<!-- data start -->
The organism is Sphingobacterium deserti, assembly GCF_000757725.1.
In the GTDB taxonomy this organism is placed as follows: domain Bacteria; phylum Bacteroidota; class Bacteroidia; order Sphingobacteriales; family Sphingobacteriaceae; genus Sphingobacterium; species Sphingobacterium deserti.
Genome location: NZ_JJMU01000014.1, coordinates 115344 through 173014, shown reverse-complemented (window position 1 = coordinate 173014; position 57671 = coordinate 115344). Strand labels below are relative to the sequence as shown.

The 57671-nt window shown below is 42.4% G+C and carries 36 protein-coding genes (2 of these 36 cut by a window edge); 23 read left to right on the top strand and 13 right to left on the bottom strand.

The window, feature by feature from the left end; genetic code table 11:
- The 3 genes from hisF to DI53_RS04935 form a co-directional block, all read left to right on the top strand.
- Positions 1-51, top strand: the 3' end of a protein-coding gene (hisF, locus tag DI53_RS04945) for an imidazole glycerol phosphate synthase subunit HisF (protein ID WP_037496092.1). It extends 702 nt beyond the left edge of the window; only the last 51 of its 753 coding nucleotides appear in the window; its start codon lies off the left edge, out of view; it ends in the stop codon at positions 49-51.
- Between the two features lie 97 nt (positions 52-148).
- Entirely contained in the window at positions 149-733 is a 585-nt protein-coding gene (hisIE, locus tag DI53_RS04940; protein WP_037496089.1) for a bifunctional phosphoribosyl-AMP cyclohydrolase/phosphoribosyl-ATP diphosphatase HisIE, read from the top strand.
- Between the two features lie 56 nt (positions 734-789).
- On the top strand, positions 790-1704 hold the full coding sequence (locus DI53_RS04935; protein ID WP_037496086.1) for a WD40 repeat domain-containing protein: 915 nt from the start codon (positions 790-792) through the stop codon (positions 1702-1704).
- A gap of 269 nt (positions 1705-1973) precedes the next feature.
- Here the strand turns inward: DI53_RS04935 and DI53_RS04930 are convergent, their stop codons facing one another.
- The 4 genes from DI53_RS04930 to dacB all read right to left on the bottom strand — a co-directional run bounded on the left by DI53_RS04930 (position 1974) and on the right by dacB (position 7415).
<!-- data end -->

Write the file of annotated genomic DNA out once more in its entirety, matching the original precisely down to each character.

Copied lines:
The organism is Sphingobacterium deserti, assembly GCF_000757725.1.
In the GTDB taxonomy this organism is placed as follows: domain Bacteria; phylum Bacteroidota; class Bacteroidia; order Sphingobacteriales; family Sphingobacteriaceae; genus Sphingobacterium; species Sphingobacterium deserti.
Genome location: NZ_JJMU01000014.1, coordinates 115344 through 173014, shown reverse-complemented (window position 1 = coordinate 173014; position 57671 = coordinate 115344). Strand labels below are relative to the sequence as shown.

The 57671-nt window shown below is 42.4% G+C and carries 36 protein-coding genes (2 of these 36 cut by a window edge); 23 read left to right on the top strand and 13 right to left on the bottom strand.

The window, feature by feature from the left end; genetic code table 11:
- The 3 genes from hisF to DI53_RS04935 form a co-directional block, all read left to right on the top strand.
- Positions 1-51, top strand: the 3' end of a protein-coding gene (hisF, locus tag DI53_RS04945) for an imidazole glycerol phosphate synthase subunit HisF (protein ID WP_037496092.1). It extends 702 nt beyond the left edge of the window; only the last 51 of its 753 coding nucleotides appear in the window; its start codon lies off the left edge, out of view; it ends in the stop codon at positions 49-51.
- Between the two features lie 97 nt (positions 52-148).
- Entirely contained in the window at positions 149-733 is a 585-nt protein-coding gene (hisIE, locus tag DI53_RS04940; protein WP_037496089.1) for a bifunctional phosphoribosyl-AMP cyclohydrolase/phosphoribosyl-ATP diphosphatase HisIE, read from the top strand.
- Between the two features lie 56 nt (positions 734-789).
- On the top strand, positions 790-1704 hold the full coding sequence (locus DI53_RS04935; protein ID WP_037496086.1) for a WD40 repeat domain-containing protein: 915 nt from the start codon (positions 790-792) through the stop codon (positions 1702-1704).
- A gap of 269 nt (positions 1705-1973) precedes the next feature.
- Here the strand turns inward: DI53_RS04935 and DI53_RS04930 are convergent, their stop codons facing one another.
- The 4 genes from DI53_RS04930 to dacB all read right to left on the bottom strand — a co-directional run bounded on the left by DI53_RS04930 (position 1974) and on the right by dacB (position 7415).